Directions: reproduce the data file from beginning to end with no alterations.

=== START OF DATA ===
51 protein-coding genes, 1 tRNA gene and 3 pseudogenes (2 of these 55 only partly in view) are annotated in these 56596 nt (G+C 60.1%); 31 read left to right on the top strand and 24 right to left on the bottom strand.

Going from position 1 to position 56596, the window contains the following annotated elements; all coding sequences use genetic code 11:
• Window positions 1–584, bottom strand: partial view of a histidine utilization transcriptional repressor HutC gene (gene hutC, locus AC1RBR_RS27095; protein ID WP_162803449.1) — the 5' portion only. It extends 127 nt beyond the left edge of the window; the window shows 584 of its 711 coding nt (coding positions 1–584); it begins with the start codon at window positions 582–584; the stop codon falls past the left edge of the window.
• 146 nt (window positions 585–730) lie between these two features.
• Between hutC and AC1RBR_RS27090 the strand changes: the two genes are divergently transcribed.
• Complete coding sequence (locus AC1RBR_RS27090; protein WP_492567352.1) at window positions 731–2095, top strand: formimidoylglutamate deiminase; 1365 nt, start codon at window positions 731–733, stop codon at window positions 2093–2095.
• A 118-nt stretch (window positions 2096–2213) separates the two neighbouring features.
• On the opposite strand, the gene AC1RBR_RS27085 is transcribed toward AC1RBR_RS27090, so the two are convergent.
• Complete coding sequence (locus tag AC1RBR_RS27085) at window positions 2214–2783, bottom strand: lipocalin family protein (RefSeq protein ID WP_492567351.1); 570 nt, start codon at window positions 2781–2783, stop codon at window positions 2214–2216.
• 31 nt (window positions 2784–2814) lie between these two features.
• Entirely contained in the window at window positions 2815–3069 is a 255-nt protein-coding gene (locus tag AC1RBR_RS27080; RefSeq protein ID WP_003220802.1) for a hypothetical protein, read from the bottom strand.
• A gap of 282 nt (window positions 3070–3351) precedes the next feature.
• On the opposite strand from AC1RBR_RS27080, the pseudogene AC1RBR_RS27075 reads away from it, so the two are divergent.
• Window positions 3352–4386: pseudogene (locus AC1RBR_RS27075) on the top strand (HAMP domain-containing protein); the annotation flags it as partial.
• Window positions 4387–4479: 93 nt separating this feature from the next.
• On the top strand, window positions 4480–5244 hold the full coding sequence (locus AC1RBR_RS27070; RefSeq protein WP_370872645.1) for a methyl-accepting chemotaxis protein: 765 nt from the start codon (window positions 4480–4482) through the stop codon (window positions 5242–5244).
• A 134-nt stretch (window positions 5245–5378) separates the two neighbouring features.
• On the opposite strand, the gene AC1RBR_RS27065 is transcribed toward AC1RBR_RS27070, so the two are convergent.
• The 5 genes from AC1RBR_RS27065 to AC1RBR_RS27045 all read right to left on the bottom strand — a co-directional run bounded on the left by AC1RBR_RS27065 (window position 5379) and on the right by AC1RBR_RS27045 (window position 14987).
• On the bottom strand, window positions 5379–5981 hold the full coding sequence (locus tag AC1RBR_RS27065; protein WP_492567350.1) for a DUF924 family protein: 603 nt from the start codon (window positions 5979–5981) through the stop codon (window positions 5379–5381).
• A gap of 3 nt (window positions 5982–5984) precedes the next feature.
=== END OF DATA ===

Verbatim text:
51 protein-coding genes, 1 tRNA gene and 3 pseudogenes (2 of these 55 only partly in view) are annotated in these 56596 nt (G+C 60.1%); 31 read left to right on the top strand and 24 right to left on the bottom strand.

Going from position 1 to position 56596, the window contains the following annotated elements; all coding sequences use genetic code 11:
• Window positions 1–584, bottom strand: partial view of a histidine utilization transcriptional repressor HutC gene (gene hutC, locus AC1RBR_RS27095; protein ID WP_162803449.1) — the 5' portion only. It extends 127 nt beyond the left edge of the window; the window shows 584 of its 711 coding nt (coding positions 1–584); it begins with the start codon at window positions 582–584; the stop codon falls past the left edge of the window.
• 146 nt (window positions 585–730) lie between these two features.
• Between hutC and AC1RBR_RS27090 the strand changes: the two genes are divergently transcribed.
• Complete coding sequence (locus AC1RBR_RS27090; protein WP_492567352.1) at window positions 731–2095, top strand: formimidoylglutamate deiminase; 1365 nt, start codon at window positions 731–733, stop codon at window positions 2093–2095.
• A 118-nt stretch (window positions 2096–2213) separates the two neighbouring features.
• On the opposite strand, the gene AC1RBR_RS27085 is transcribed toward AC1RBR_RS27090, so the two are convergent.
• Complete coding sequence (locus tag AC1RBR_RS27085) at window positions 2214–2783, bottom strand: lipocalin family protein (RefSeq protein ID WP_492567351.1); 570 nt, start codon at window positions 2781–2783, stop codon at window positions 2214–2216.
• 31 nt (window positions 2784–2814) lie between these two features.
• Entirely contained in the window at window positions 2815–3069 is a 255-nt protein-coding gene (locus tag AC1RBR_RS27080; RefSeq protein ID WP_003220802.1) for a hypothetical protein, read from the bottom strand.
• A gap of 282 nt (window positions 3070–3351) precedes the next feature.
• On the opposite strand from AC1RBR_RS27080, the pseudogene AC1RBR_RS27075 reads away from it, so the two are divergent.
• Window positions 3352–4386: pseudogene (locus AC1RBR_RS27075) on the top strand (HAMP domain-containing protein); the annotation flags it as partial.
• Window positions 4387–4479: 93 nt separating this feature from the next.
• On the top strand, window positions 4480–5244 hold the full coding sequence (locus AC1RBR_RS27070; RefSeq protein WP_370872645.1) for a methyl-accepting chemotaxis protein: 765 nt from the start codon (window positions 4480–4482) through the stop codon (window positions 5242–5244).
• A 134-nt stretch (window positions 5245–5378) separates the two neighbouring features.
• On the opposite strand, the gene AC1RBR_RS27065 is transcribed toward AC1RBR_RS27070, so the two are convergent.
• The 5 genes from AC1RBR_RS27065 to AC1RBR_RS27045 all read right to left on the bottom strand — a co-directional run bounded on the left by AC1RBR_RS27065 (window position 5379) and on the right by AC1RBR_RS27045 (window position 14987).
• On the bottom strand, window positions 5379–5981 hold the full coding sequence (locus tag AC1RBR_RS27065; protein WP_492567350.1) for a DUF924 family protein: 603 nt from the start codon (window positions 5979–5981) through the stop codon (window positions 5379–5381).
• A gap of 3 nt (window positions 5982–5984) precedes the next feature.